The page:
How to Receive Financial Support through Student Assistantships, Financial Aid, and Scholarships

iStudent Blog

Over the past week, a couple of postings for Research Assistants, sent from the SLISAlert email notification system, have landed in my inbox. Curious what student assistantships are and how to get one? Let me explain.

SLIS students admitted into the MLIS or MARA programs may apply for paid student assistant positions that involve working with faculty on a wide range of projects, from assisting with research, to working with the SLIS Web Team, to supporting faculty who represent SLIS in Second Life. In fact, this very blog that you are reading is written by two student assistants – me (Julia Chambers) and Serenah McKay, who just joined our School this Spring.

You, too, are eligible to apply for some student assistantships right from the get-go, and it’s a good way to gain experience and help pay your tuition. Of course, not all student assistantships will be a match for your skills or interests. Some student assistant positions, for instance, require students to have completed certain courses – often LIBR 285 (Research Methods). Those opportunities may have to wait until you are further into the program. All position announcements include a list of required skills and experience, just as you’d find with any job posting.

All openings for student assistantships are sent through the SLISAlert notification system. You might want to make sure these alerts go to the email account you visit frequently so you won’t miss an opportunity. The deadlines for applications are often fast-tracked, and they are quite competitive, as you can imagine. Details on how to apply are always included in the email alert.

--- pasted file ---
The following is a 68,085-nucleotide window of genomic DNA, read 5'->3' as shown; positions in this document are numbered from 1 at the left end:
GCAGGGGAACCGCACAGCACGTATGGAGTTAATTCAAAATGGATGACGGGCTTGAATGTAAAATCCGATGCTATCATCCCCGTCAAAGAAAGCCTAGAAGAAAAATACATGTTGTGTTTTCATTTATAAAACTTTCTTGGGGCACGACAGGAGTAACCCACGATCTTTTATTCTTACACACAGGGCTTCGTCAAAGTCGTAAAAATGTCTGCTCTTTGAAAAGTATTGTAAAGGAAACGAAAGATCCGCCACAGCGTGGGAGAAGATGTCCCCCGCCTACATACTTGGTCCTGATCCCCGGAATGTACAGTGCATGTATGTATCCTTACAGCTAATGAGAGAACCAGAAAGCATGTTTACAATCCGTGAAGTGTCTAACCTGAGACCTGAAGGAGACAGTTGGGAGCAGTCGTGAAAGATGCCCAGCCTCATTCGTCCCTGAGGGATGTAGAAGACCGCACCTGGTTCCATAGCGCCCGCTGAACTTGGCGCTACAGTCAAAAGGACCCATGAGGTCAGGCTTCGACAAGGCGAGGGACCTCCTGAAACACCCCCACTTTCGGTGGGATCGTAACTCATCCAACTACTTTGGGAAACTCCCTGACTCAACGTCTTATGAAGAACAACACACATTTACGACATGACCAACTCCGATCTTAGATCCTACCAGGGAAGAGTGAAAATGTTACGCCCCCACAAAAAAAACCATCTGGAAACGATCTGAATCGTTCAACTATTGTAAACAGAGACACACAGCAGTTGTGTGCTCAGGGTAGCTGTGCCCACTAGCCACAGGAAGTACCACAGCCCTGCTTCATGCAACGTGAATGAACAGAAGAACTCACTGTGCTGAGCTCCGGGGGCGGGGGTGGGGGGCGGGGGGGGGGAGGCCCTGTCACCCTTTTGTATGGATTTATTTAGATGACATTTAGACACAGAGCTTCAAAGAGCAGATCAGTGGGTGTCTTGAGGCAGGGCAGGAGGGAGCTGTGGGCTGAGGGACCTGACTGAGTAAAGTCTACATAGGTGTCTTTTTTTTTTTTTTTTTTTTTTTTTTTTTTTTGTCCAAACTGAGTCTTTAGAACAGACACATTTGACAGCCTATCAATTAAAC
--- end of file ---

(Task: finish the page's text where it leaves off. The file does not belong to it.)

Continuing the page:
Another beauty of our online program: Most of these positions can be done remotely and do not require students to live near SJSU. I’ve spoken with an Oregon-based student assistant for the School’s Virtual Center for Archives and Records Administration (VCARA), a San Diego, CA-based research assistant conducting grant-funded research on young adult spaces in libraries, and just recently for the SLIS Community Profiles, a Korean-based student who last year held a student assistantship for the SLIS Virtual Internships Coordinator. (Her profile coming soon.)

As a student assistant, I can attest to the convenience of working from home and the job-related experiences these opportunities provide. Often, they are also a great way to expand your professional network, which as you may have already guessed, is an excellent way to open the doors to future job opportunities.

Of course, there are other ways to fund your degree: Financial Aid and Scholarships. To be considered for maximum funding for financial aid, pay attention to the May 31 deadline for all documents. (You can read more about that here.) Getting the initial paperwork in order is a tedious process, but just give yourself the time to do it if you need it. Subsequent requests as you work your way through the program are much less labor intensive.

As new students, you won’t be eligible for some of the SLIS-based scholarships, which require students to have completed certain courses. However, keep your eyes open for new SLIS scholarship opportunities, as School leaders are always working hard to expand the range of scholarships available to SLIS students. There are also many scholarships available from agencies outside of our School that specifically target students just entering the program. You can read more about all your options here. And if you want some inspiration, browse some of our Community Profile stories about past scholarship winners.

I’d recommend getting familiar with these financial aid and scholarship options right away, and keep your eye on your email for those SLISAlerts! If you want some informal advice regarding student assistantships from a current student assistant (me), post your questions or comments here!


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